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A. Maybe I don't understand your goal. Are you trying to develop a platinum electrode or can you use an off the shelf electrode until you have a working method? Platinum coated titanium electrodes are readily available in many sizes and shapes or you can use a length of thin platinum wire to make your own special shape. After you know your fuel cell works you can improve the design. (?)

Neil Bell
Red Sky Plating


Albuquerque, New Mexico



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Q. I know there are plenty of things out there that are better than anything I could do at home, but the prices are all ridiculous. Platinum is sold at far more than its current market value. I've yet to see anywhere that sells platinum at 1200$ per ounce. That is why I am attempting to make my own electrodes. I don't care what the base metal is, as long as platinum will plate to it, and have a durable, rough surface. Steel, zinc, and copper wires all cause Platinum metal to fall out of solution. Silver works great, but is also impossible for me to plate myself(cant get any cyanide, nor want that risk!) Nickel seems to work well too, but is also very costly. I had some 92% Pt 8% tungsten wire and it did not work at all. It also failed to catalyse methanol, and even H2O2.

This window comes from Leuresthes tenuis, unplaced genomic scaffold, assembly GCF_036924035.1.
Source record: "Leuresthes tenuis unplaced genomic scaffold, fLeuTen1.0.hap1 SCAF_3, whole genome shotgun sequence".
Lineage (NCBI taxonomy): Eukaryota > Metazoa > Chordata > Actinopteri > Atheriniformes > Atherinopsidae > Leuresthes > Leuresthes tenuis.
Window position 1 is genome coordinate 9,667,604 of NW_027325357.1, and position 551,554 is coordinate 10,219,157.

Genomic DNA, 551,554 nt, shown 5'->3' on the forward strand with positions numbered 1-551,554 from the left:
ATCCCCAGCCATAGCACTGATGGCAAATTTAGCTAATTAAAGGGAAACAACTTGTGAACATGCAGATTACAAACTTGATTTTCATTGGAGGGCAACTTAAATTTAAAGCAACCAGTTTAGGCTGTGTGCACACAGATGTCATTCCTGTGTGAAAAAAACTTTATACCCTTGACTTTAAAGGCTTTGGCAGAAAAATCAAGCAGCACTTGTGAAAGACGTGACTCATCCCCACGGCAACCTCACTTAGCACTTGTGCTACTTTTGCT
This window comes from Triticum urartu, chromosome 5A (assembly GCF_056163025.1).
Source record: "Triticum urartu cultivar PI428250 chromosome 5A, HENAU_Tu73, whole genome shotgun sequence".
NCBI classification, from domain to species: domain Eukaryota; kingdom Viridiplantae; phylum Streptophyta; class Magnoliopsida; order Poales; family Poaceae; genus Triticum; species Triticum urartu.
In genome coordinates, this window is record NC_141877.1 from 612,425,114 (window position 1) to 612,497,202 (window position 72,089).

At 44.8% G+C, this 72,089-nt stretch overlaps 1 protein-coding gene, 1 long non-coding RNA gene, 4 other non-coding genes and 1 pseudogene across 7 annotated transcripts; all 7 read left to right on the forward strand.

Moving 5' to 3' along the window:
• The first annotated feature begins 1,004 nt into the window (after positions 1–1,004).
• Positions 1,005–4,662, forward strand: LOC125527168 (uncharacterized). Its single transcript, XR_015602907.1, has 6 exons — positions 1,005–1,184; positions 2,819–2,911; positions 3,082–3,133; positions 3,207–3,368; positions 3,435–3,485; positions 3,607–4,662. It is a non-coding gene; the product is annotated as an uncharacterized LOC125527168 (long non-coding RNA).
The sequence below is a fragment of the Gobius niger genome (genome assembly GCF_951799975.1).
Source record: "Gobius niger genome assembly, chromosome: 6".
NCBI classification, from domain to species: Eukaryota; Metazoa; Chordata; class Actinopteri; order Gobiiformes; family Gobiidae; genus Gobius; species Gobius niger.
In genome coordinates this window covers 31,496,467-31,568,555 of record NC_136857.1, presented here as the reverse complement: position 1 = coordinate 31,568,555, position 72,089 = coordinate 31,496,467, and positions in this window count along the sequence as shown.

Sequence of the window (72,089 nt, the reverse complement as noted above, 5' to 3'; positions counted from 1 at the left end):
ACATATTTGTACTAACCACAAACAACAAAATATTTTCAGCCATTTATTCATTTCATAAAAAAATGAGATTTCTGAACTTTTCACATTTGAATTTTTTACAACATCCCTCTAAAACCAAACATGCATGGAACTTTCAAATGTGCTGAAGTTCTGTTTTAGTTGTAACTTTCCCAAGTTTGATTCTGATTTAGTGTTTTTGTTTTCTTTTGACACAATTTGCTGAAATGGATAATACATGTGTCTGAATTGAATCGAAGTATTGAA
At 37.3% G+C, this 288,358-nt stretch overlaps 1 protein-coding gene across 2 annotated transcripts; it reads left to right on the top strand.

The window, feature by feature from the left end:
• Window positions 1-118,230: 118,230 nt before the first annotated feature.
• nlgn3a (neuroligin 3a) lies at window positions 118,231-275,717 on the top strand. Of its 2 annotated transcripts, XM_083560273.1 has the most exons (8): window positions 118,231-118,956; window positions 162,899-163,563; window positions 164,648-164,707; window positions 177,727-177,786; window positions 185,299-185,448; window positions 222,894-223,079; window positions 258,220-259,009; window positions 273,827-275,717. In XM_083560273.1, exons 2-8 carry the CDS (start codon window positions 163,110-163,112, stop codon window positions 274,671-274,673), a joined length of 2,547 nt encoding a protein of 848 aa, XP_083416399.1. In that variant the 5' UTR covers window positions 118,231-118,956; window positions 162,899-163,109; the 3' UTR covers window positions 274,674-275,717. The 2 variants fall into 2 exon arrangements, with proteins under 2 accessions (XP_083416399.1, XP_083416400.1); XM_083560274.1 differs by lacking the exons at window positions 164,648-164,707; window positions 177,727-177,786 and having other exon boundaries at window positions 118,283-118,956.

Silver seems to be out of the question now. Would anyone here happen to know of a place selling nickel sheet, or wire screen for a decent price? Or of another material that Platinum would plate to well?
Thank you!

Matt Gibson
student - Tallahassee, Florida, USA


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A. Try in VWR.

Prabhu Ganesan
- South Carolina


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Q. Hello,